Sequencing Perceptions and Emotions

There is a logical order to both perceptions and emotions. Writing should follow that order. Your scenes will best engage the reader emotionally when these experiences unfold naturally, as they do in real life.

With regard to perceptions, we do not take in everything at once. In any scene, our eyes move about in a logical manner, from one element to the next, often from the broad context down to the more focused and specific. Here are two examples. The first is out of order.

Richard burst through the door. In the blinding light, he saw her startled eyes open wide and her eyebrows arch up in fear. She was sitting in a chair alongside her bed. Dirty clothes were strewn on the floor and a chair lay toppled over directly before him. He almost missed seeing it in the sun-filled room.

And here is the same scene, but ordered in a more realistic and relatable sequence, the way the character would more likely take it in:

Richard burst through the door. The sun-filled room blinded him momentarily and he nearly tripped over the toppled chair that lay at his feet. Dirty clothes covered the floor. He looked up. She sat in a chair across the room and he saw her wide, startled eyes, her eyebrows arched up in fear.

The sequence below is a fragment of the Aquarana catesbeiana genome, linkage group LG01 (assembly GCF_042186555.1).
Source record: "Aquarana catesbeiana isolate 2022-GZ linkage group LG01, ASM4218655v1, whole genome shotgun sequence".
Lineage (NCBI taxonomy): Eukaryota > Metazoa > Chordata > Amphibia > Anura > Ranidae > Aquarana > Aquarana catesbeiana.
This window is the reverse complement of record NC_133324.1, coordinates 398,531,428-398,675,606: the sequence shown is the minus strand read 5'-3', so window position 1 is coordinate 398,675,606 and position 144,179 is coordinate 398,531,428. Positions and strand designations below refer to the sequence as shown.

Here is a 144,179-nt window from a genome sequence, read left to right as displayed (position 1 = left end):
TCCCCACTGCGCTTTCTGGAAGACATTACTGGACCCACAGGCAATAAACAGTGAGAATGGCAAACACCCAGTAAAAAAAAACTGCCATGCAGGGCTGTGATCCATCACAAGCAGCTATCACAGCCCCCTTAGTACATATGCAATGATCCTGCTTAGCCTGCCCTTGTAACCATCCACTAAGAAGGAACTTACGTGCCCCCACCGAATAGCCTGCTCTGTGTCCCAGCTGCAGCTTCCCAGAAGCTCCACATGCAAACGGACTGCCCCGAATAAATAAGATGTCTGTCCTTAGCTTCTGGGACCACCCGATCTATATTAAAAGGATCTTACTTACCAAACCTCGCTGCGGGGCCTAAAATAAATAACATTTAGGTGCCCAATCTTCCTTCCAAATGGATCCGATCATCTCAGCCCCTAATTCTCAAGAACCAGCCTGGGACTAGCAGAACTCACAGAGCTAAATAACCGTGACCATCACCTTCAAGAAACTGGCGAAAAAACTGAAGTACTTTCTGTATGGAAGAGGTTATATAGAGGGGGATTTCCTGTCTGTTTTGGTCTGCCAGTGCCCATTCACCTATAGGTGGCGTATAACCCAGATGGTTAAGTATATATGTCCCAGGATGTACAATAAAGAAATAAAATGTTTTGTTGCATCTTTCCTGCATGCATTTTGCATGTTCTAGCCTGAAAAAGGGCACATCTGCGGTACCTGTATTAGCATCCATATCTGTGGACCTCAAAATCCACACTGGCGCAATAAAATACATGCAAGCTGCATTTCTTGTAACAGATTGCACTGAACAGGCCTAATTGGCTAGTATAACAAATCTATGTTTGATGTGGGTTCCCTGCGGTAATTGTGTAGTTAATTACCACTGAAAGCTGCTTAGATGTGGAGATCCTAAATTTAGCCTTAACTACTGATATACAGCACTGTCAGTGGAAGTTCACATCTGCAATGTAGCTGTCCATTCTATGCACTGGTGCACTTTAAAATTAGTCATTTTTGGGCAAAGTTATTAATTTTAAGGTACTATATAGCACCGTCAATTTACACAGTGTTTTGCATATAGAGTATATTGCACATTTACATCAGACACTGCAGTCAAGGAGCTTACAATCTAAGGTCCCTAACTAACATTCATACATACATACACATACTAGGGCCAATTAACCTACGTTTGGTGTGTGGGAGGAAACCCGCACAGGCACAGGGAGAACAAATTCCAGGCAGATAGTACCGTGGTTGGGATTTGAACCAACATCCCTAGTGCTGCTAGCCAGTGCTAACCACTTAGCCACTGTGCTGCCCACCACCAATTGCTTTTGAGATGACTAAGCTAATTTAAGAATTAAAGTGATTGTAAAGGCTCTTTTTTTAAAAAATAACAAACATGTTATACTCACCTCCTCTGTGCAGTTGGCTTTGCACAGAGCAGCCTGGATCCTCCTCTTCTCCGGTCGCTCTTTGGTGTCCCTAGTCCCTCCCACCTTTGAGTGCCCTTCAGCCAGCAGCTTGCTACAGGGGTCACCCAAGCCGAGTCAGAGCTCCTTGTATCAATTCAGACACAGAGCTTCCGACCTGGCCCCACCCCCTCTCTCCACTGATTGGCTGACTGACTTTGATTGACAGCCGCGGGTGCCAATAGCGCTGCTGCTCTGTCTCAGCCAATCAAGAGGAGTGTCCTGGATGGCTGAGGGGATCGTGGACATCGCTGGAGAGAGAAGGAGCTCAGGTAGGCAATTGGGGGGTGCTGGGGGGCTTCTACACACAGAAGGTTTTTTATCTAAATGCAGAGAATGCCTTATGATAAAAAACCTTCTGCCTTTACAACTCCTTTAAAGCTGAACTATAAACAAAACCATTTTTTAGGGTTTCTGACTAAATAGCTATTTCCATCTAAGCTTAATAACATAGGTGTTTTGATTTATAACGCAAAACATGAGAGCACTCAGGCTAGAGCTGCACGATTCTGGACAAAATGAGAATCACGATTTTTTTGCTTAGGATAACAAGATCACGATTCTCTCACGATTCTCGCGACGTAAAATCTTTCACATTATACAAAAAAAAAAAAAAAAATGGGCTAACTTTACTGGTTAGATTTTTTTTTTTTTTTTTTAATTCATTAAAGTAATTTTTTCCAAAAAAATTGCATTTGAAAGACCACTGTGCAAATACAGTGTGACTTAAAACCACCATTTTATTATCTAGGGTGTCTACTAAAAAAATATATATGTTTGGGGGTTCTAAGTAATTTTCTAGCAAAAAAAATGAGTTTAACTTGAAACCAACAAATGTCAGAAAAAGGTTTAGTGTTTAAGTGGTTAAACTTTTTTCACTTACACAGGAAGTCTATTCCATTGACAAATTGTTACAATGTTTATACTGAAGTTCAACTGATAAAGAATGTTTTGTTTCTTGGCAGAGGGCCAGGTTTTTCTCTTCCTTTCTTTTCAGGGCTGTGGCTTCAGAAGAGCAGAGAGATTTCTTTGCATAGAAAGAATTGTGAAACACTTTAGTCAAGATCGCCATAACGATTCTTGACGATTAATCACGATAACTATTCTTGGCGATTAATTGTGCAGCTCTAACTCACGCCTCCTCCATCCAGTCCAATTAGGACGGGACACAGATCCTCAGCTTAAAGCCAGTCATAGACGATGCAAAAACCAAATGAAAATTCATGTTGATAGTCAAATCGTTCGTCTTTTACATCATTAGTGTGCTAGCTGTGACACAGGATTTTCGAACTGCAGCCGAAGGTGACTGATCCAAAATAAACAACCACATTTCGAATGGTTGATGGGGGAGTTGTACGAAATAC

In this scene, he initially sees nothing clearly because of the bright sun. He nearly trips on the chair, so he immediately looks down, seeing the chair and then the clothes strewn about. Only then does he look up and actually see her face. The sequence of his perceptions is logical, it is also better writing for another reason. The paragraph ends with what is most important in the scene.

Emotions also often follow a logical pattern, building up from confusion to comprehension to outright anger, love, disgust, etc. For example, let’s say your character is walking through a dark woods and he hears a faint growl. As he walks on, the sound gets louder, more ominous and threatening, and he starts to be able to identify where it is coming from. His perception sharpens and grows with his movement. There are emotions attached to his perceptions and his curiosity, then anxiety, and then fear grow in that order, as he moves forward.

With both perceptions and emotions, applying logical sequencing is a great way to take your reader with you on your character’s emotional journey.

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